Friday Links: Zombie Prime Minister

Happy Friday!

We’re going into a Bank Holiday weekend here, which is good because my brain is mush! Links below…

To Fix the Catholic Church, Laypeople Need to Show Up. That’s a Church I could go back to…

Hilary Mantel’s The Mirror and the Light announced for 2020. I was beginning to think it would never happen. Very excited about this one but feeling that it might just break my heart a tiny bit. (Yes, I know the actual Thomas Cromwell wasn’t at all the same as the book one but I love Mantel’s Cromwell, and she’s done this to me before. I thoroughly recommend ‘A Place of Greater Safety’ if you want a book to send you on a reading binge about the French Revolution!)

Judith Kerr, beloved author of The Tiger Who Came to Tea, dies aged 95. The Tiger Who Came to Tea is one of the first books I bought for Oli. He and Joe loved it, Ben did once remark that he was really tired of both tea and tiger! But it’s just a lovely cozy book.

Cadent handed record £44m penalty after customers left without gas. Given my recent experience with them, I can’t say I’m surprised!

UN report compares Tory welfare policies to creation of workhouses

Pennies from heaven: what’s it like to suddenly become rich? What’s interesting is all of these are under a million pounds. We’re not talking Russian billionaire amounts and it’s interesting that everyone thinks about buying a house!

Should you ban your wedding guests from watching the Champions League final? No you should not. You shouldn’t get married in the football season either or during the World Cup or Euros either! But if you do and then your local team is in the finals, suck it up and don’t be whiny or precious about it.

Why is everyone suddenly using the C-word? I’d agree, my use of it has risen, often when I’m talking about politicians and especially Yaxley-Lennon and Farage

London is still the UK’s golden goose – and that needs to change. London is full of people who aren’t from London and to some extent that’s how cities work but as demonstrated by the gulf between rich and poor in the city and the city and the rest of the country, it’s not sustainable. We need a vision for regeneration before it’s too late and we could start by moving Parliament out of the city while they sort out the state of the building. Or they could properly federalise the UK and have an English Parliament in Birmingham or somewhere not London. You could properly subsidise business to set up in the Northern and Midland cities. You could properly regulate and subsidise the bus system and put some money into trains that start and go to places other than London. There is a host of things that could be done, if only our politicians had the imagination and will to do them.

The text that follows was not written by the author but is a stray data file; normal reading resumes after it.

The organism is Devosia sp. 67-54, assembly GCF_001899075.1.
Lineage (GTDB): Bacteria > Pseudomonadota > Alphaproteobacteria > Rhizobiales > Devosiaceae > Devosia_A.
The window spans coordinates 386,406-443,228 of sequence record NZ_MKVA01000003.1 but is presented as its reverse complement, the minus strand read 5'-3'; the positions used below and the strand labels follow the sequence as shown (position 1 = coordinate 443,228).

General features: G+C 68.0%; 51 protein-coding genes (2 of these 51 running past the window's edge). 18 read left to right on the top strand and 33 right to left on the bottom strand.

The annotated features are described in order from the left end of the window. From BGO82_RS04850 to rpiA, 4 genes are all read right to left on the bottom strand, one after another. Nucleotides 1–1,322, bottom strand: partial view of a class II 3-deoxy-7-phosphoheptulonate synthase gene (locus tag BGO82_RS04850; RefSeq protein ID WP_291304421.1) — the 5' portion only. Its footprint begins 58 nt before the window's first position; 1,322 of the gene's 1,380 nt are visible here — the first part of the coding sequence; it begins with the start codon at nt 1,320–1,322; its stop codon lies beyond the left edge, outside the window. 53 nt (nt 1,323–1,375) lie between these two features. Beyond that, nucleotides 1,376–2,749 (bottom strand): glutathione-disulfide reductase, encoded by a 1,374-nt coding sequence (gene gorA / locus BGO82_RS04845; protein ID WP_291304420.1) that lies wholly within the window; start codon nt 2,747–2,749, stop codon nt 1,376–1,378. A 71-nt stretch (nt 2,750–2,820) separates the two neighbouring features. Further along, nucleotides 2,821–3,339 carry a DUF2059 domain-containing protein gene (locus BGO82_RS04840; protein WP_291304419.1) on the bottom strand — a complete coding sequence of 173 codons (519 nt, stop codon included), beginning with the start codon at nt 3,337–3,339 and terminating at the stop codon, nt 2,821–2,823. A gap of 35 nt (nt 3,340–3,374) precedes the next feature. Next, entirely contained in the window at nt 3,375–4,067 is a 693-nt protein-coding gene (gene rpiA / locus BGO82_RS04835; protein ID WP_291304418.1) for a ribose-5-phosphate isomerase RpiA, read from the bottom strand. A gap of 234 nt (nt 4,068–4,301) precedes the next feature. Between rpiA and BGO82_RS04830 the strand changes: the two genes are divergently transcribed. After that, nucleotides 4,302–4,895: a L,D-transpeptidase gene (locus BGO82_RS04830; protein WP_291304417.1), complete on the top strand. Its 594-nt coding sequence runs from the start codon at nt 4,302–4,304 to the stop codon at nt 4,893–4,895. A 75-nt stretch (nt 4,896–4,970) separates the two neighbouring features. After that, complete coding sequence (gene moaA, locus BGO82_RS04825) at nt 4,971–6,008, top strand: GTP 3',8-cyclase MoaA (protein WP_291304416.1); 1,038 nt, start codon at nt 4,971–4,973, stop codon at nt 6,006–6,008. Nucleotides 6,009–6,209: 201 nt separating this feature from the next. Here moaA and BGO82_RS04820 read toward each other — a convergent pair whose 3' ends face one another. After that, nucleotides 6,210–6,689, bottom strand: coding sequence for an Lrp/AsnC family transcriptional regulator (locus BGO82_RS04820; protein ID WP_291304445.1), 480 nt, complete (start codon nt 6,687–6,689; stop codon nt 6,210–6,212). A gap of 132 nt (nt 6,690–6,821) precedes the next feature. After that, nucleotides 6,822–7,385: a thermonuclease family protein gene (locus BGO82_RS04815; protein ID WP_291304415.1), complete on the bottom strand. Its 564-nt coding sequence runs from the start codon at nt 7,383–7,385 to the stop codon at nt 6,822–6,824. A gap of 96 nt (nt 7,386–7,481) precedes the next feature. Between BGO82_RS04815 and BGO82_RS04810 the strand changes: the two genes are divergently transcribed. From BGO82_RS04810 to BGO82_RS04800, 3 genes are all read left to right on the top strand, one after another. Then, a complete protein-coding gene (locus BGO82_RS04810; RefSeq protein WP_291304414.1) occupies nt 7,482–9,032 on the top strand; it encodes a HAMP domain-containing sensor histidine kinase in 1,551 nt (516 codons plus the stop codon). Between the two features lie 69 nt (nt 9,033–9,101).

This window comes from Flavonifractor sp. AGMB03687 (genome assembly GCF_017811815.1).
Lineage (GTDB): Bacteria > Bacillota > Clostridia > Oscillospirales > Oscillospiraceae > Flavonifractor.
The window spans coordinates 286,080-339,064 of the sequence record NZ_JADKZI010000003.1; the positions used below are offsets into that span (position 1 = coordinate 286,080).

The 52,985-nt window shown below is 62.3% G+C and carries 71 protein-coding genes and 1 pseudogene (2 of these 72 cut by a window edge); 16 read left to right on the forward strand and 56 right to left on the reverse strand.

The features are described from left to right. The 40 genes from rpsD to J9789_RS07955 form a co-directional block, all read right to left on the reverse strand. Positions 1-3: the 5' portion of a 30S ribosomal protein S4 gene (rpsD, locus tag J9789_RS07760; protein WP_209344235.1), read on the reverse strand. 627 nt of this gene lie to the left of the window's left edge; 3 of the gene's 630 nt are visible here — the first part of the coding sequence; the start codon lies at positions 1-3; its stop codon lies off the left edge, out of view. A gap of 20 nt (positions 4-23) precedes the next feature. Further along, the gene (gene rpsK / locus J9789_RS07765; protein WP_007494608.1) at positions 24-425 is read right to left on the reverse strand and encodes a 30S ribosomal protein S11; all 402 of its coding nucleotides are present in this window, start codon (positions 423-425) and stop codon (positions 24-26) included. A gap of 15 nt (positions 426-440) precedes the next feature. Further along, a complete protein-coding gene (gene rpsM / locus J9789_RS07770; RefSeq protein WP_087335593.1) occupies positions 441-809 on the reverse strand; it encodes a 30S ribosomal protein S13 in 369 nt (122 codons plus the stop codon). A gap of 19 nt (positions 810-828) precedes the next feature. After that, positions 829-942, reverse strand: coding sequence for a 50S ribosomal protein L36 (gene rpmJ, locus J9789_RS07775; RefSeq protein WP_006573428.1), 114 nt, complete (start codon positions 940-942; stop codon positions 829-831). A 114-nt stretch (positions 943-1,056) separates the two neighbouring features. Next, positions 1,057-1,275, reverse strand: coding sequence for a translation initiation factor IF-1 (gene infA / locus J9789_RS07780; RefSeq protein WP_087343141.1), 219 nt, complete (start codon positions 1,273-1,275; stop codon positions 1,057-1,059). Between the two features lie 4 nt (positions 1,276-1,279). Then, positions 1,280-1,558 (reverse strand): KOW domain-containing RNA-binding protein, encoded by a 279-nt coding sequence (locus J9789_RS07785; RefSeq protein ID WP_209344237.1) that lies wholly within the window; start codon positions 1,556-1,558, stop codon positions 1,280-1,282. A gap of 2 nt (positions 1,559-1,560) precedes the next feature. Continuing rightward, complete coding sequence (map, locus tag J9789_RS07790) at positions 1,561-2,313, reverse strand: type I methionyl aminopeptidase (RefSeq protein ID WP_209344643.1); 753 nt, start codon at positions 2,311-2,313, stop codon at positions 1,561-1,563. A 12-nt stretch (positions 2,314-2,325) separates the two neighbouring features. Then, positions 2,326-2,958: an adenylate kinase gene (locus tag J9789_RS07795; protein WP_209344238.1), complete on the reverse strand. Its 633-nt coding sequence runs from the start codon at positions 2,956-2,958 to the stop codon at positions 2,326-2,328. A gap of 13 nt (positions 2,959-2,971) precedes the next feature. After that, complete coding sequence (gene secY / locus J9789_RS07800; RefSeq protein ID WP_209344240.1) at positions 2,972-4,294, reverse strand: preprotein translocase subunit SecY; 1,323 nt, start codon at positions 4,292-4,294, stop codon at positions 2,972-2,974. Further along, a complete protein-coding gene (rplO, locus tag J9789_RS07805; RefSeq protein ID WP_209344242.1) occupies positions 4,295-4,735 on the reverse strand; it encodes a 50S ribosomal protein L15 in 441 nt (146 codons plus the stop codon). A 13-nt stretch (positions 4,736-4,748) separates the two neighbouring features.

The Tories have forgotten their pro-EU voters. And they’ll pay for it

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Today are the elections for the EU Parliament and so it’s time for another post on why voting matters and why you should do it and more importantly (this is my blog after all!) why I’m going to vote even though politically, I haven’t felt this despairing since 1992….

Everyone who knows me, knows that I vote, I vote in every election I’ve been asked to vote in. Actually, I’ve only missed one since 1991 (when I turned 18) and that was a referendum on whether London should have a mayor and I’m still ashamed of missing that one. My family are working class, and until 1918 working class men get a vote and it wasn’t until 1928 for women. So basically, only three generations of my family have had an automatic right to vote from the age of 21 (and my generation is the only one that got to do it from the age of 18!).

If you’re born in the UK, you don’t have to take a pledge or oath of allegiance before they give you a passport but if you weren’t, you do. This is the pledge:

“I will give my loyalty to the United Kingdom and respect its rights and freedoms. I will uphold its democratic values. I will observe its laws faithfully and fulfil my duties and obligations as a British citizen.”

One of my mother’s mantras when I was a kid was that ‘rights come with responsibilities’ usually deployed when I didn’t want to be responsible but also wanted to be able to do what the hell I wanted. Right now I’m sick and tired of politics, these elections are probably the last time I get to vote in EU elections and a huge part of me wonders what the hell the point is. I’m tired of people like Nigel Farage, Boris Johnson and Stephen Yaxley-Lennon aka Tommy Robinson, pontificating about the ‘will of the people and democracy’ without actually understanding what that means. I’m fed up of the people who vote for them and believe their nonsense. I’m beginning to think that you should have to pass a test (that I get to set) before people are allowed to vote. I’m ashamed and worried about what is happening to my country and to the people that are letting it happen.

That’s the test, it’s my right AND my duty to vote. So that’s what I’ll do…

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Allotment Adventures: Seedlings

We’re at the point in the allotment year, when I’m either worrying about seedlings, either they’re leggy and indoors or maybe dying and outside. Either way I always feel that I’ve got it wrong and it always works out. I’m told that means I should just stop worrying and get on with it but that is never going to happen, I’m not wired that way!

We have lots of tomatoes and squash and cucumbers, and they are all labelled so I know which type they are! Which is a first!